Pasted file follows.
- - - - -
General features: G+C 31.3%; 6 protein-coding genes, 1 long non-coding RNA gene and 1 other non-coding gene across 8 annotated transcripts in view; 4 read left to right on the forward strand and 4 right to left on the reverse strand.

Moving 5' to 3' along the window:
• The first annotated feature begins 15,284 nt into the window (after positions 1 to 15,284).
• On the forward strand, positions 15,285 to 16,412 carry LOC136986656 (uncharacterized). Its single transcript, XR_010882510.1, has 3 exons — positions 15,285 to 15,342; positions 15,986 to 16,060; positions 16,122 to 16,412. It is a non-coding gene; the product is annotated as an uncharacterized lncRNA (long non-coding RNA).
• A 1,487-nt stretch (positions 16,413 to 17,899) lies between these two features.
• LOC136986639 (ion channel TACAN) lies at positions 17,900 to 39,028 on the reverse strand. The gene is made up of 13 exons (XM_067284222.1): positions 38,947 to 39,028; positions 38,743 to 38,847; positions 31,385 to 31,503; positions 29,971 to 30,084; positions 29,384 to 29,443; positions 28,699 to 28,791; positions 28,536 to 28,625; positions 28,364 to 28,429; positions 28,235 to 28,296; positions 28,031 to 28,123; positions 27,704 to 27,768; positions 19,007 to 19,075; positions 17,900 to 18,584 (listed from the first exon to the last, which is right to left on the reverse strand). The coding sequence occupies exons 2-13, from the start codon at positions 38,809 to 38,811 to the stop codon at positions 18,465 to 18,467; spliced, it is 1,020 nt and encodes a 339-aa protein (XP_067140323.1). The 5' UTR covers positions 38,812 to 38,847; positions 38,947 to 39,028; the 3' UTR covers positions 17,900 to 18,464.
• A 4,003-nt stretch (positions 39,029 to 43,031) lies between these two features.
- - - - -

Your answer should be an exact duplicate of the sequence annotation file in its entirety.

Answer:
General features: G+C 31.3%; 6 protein-coding genes, 1 long non-coding RNA gene and 1 other non-coding gene across 8 annotated transcripts in view; 4 read left to right on the forward strand and 4 right to left on the reverse strand.

Moving 5' to 3' along the window:
• The first annotated feature begins 15,284 nt into the window (after positions 1 to 15,284).
• On the forward strand, positions 15,285 to 16,412 carry LOC136986656 (uncharacterized). Its single transcript, XR_010882510.1, has 3 exons — positions 15,285 to 15,342; positions 15,986 to 16,060; positions 16,122 to 16,412. It is a non-coding gene; the product is annotated as an uncharacterized lncRNA (long non-coding RNA).
• A 1,487-nt stretch (positions 16,413 to 17,899) lies between these two features.
• LOC136986639 (ion channel TACAN) lies at positions 17,900 to 39,028 on the reverse strand. The gene is made up of 13 exons (XM_067284222.1): positions 38,947 to 39,028; positions 38,743 to 38,847; positions 31,385 to 31,503; positions 29,971 to 30,084; positions 29,384 to 29,443; positions 28,699 to 28,791; positions 28,536 to 28,625; positions 28,364 to 28,429; positions 28,235 to 28,296; positions 28,031 to 28,123; positions 27,704 to 27,768; positions 19,007 to 19,075; positions 17,900 to 18,584 (listed from the first exon to the last, which is right to left on the reverse strand). The coding sequence occupies exons 2-13, from the start codon at positions 38,809 to 38,811 to the stop codon at positions 18,465 to 18,467; spliced, it is 1,020 nt and encodes a 339-aa protein (XP_067140323.1). The 5' UTR covers positions 38,812 to 38,847; positions 38,947 to 39,028; the 3' UTR covers positions 17,900 to 18,464.
• A 4,003-nt stretch (positions 39,029 to 43,031) lies between these two features.